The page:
PTSD Can Pull you Down Into the Muck and Mire Like a Huge Magnate

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The White House is trying to get our minds off of Afghanistan, and on spending trillions of dollors on bills that are full of pork.

Presidnet Biden seems to be doing what ever he can to trash the military. I am hearing rumors he doesn’t like the military.

Presdient Trump loves the military. He did what ever he could to get higher funding, and praised the soldiers for their dedication.

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I am going to start sharing excerpts from my upcoming book, Signs of Hope for the Military: In and Out of the Trenches of Life. This is against my publishers wishes.

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This chapter will be rather Long, but I want to show you the great information it has:

People Don’t Understand Me

We all know that great, and satisfying marriages are possible, But what about those who face PTSD (Post Tramimatic Stress Dosorder, ) in their marraige?

People with PTSD may affect many more than just their spouses. It could be the parents, children, siblngs, friends, or co-workers.

PTSD is an exposure to a severe trauma.

The Mayo clinic says:

“PTSD is a mental condition that is triggered by a terrifying event.”

People who struggle with it are not crazy, weak, a failure, or even a bad person. They are looking for help just like the rest of us.

Some of the symptoms of PTSD are:

  1. Reliving the event.

A. Memories of the tramatic event can come back often and at any time. You may feel the some fear and horror like you did when the event took place. For example:

+ You may have nightmares.

+ You may feel like you are going through the event again. This is called flashback.

+ You may see, hear, and smell something that causes you to relive the event. This is called a trigger. News reports, seeing an accident, or hearing a car backfire are examples of triggers.

2. You may try to avoid situations that remind you of the event.

+ You may also try to avoid situations or people that trigger the memories, You may even avoid talking about the event. For example:

+ You may avoid crowds, because they may make you feel uncomfortable.

+You may avoid driving if your miitary convoy was bombed.

+ You may keep busy or even avoid seeking help because it keeps you from thinking ot talking about the event. (You should never let this happen. You need to verbalize your feelings to let your helpers know how they can really help you. )

3. Negative changes in beliefs and feelings.

+ The way you think about yourself and others may change. There are many symptoms including the following:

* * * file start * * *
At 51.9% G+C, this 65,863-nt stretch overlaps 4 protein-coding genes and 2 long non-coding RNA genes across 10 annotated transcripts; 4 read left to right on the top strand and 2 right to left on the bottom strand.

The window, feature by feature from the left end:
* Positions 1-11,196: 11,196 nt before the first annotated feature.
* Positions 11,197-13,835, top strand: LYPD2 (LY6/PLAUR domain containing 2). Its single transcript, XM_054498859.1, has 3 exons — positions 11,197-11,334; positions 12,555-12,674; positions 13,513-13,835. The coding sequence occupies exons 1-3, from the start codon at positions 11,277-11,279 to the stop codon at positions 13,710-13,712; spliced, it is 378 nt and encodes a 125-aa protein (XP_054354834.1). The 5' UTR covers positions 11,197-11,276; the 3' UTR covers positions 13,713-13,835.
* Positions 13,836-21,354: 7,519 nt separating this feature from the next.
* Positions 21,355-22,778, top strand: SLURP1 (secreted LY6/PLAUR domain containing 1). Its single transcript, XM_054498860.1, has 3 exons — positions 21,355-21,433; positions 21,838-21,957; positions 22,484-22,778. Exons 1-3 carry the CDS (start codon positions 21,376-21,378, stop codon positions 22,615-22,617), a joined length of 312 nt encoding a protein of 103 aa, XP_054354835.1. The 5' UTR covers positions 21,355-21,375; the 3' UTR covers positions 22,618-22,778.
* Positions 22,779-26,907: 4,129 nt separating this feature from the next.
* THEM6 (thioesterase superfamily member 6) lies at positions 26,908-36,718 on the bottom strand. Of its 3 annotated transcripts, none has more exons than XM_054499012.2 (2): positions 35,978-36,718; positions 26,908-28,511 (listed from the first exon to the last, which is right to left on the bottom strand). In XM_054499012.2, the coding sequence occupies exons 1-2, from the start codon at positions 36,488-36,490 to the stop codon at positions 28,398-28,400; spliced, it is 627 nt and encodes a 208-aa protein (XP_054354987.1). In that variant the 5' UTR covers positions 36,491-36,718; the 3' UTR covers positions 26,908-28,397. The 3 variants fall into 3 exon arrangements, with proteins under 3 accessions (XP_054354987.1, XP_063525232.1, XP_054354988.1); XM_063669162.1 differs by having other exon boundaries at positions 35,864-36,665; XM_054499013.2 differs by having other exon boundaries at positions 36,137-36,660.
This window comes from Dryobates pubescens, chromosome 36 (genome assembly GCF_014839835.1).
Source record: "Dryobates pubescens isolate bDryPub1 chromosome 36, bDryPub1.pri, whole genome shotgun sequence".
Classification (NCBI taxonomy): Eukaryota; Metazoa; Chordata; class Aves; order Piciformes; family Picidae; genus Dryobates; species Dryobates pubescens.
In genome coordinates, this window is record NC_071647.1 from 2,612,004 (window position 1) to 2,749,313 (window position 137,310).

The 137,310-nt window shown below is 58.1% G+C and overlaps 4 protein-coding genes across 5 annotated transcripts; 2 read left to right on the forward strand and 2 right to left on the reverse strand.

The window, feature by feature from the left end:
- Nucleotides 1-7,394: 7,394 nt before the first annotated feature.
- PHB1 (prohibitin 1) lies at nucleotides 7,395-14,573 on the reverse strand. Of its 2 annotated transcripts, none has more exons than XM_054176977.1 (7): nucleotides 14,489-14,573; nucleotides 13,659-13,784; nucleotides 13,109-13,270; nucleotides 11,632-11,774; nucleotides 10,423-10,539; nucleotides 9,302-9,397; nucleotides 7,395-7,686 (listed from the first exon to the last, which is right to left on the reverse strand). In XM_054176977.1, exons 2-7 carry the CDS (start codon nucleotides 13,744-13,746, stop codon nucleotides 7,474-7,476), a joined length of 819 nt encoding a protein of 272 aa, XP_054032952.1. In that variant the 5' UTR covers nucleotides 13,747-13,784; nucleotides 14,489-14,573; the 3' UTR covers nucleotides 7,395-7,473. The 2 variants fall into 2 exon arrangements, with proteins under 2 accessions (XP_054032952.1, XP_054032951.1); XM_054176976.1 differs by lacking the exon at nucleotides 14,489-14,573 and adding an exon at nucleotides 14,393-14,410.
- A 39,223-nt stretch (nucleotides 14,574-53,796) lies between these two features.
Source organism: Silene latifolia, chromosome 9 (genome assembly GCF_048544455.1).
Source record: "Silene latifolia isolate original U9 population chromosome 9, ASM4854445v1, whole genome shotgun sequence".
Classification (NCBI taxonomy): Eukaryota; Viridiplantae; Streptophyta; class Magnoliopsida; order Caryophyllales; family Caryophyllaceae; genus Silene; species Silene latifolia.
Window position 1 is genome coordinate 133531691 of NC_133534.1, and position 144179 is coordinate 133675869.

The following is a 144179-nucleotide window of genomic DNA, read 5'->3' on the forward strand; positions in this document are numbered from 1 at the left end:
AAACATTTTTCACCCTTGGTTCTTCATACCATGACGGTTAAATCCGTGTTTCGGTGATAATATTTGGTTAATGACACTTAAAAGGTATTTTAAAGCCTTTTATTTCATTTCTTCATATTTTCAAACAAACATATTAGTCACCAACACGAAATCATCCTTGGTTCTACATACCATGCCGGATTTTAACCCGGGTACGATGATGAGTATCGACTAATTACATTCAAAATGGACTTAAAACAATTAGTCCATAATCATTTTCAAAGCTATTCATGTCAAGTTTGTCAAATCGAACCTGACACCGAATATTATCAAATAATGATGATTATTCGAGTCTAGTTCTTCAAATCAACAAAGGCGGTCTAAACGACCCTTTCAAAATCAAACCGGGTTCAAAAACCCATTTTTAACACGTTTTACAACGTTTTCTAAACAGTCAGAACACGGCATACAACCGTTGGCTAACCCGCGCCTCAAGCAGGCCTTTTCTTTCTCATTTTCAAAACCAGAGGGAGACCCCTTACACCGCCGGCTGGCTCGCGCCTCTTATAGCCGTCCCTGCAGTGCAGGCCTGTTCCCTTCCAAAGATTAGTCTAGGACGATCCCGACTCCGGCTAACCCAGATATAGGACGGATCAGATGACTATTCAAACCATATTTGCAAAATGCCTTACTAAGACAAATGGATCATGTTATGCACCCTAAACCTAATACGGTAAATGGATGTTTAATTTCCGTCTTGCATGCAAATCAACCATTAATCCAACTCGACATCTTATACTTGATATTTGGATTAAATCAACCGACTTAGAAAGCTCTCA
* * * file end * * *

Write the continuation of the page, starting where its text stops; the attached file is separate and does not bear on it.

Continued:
+ You may not have positive or loving feelings towards other people, and may stay away from relationships.

+ You may forget about parts of the tramatic event, or not be able to talk about them. (Again, please share your thoughts. It will not only relieve your mind, but you can get the proper help that you dearly need.)

4. Feeling keyed up

+ You may always be alert and on the lookout for danger. You might suddnely become angry or irritable. For example:

+ You may have a hard time sleeping.

+ You may have trouble concentrating.

+ You may be startled by a loud noise or surprise.

+ You may want to have your back to a wall in a restaurant, or waiting room.

The spouses of a veteran with PTSD have many of their own emotions such as:

+Sleeping probems.

+ Depression.

+Wanting to run away.

+ Feeling trapped.

+Feeling hopeless.

+ Feeling exhausted.

+They may even question their faith.

There could be a possiblity of getting PTSD themselves. like getting cancer from second hand smoke.

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I read an article in Guide Posts Magazine about a wife who started having the same symptoms as her husband who was battling PTSD. A family with PTSD in it can be pulled into the muck and mire like a family who have one of their own battling durgs or alcochol.

Wouldn’t it be great to be abe to say, “Take two aspirin and see me in the morning,” and the PTSD would be all gone? The truth is that the veteran with PTSD may never totally get over it. But the people involved can learn agreat deal from it; to handle it better. They can do this and still have a good marriage

The trauma they face may never go away, but the trauma can be reduced to the point it doesn’t control the person.

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There is much more to this chapter, but I didn’t want you to give up, because you thought it was too long.